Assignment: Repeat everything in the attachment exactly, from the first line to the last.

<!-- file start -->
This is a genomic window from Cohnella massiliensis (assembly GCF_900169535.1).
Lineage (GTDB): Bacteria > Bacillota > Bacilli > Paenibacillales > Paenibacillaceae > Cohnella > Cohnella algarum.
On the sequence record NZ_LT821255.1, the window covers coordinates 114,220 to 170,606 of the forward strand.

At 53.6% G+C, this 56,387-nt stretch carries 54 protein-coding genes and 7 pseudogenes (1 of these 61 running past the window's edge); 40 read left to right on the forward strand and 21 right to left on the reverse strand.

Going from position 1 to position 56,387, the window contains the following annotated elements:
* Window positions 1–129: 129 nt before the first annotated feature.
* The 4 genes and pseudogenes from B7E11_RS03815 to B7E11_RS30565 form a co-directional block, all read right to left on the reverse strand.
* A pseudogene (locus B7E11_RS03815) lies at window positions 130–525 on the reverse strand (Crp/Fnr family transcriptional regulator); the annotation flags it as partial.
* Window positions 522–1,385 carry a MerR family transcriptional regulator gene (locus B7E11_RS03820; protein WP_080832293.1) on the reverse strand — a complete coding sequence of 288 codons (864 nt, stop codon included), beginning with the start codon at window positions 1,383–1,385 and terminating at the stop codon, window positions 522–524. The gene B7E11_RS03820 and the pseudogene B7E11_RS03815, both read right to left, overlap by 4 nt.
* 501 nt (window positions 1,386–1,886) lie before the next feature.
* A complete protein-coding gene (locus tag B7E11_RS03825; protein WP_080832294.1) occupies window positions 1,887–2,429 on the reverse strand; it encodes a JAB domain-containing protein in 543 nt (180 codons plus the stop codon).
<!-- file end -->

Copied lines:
This is a genomic window from Cohnella massiliensis (assembly GCF_900169535.1).
Lineage (GTDB): Bacteria > Bacillota > Bacilli > Paenibacillales > Paenibacillaceae > Cohnella > Cohnella algarum.
On the sequence record NZ_LT821255.1, the window covers coordinates 114,220 to 170,606 of the forward strand.

At 53.6% G+C, this 56,387-nt stretch carries 54 protein-coding genes and 7 pseudogenes (1 of these 61 running past the window's edge); 40 read left to right on the forward strand and 21 right to left on the reverse strand.

Going from position 1 to position 56,387, the window contains the following annotated elements:
* Window positions 1–129: 129 nt before the first annotated feature.
* The 4 genes and pseudogenes from B7E11_RS03815 to B7E11_RS30565 form a co-directional block, all read right to left on the reverse strand.
* A pseudogene (locus B7E11_RS03815) lies at window positions 130–525 on the reverse strand (Crp/Fnr family transcriptional regulator); the annotation flags it as partial.
* Window positions 522–1,385 carry a MerR family transcriptional regulator gene (locus B7E11_RS03820; protein WP_080832293.1) on the reverse strand — a complete coding sequence of 288 codons (864 nt, stop codon included), beginning with the start codon at window positions 1,383–1,385 and terminating at the stop codon, window positions 522–524. The gene B7E11_RS03820 and the pseudogene B7E11_RS03815, both read right to left, overlap by 4 nt.
* 501 nt (window positions 1,386–1,886) lie before the next feature.
* A complete protein-coding gene (locus tag B7E11_RS03825; protein WP_080832294.1) occupies window positions 1,887–2,429 on the reverse strand; it encodes a JAB domain-containing protein in 543 nt (180 codons plus the stop codon).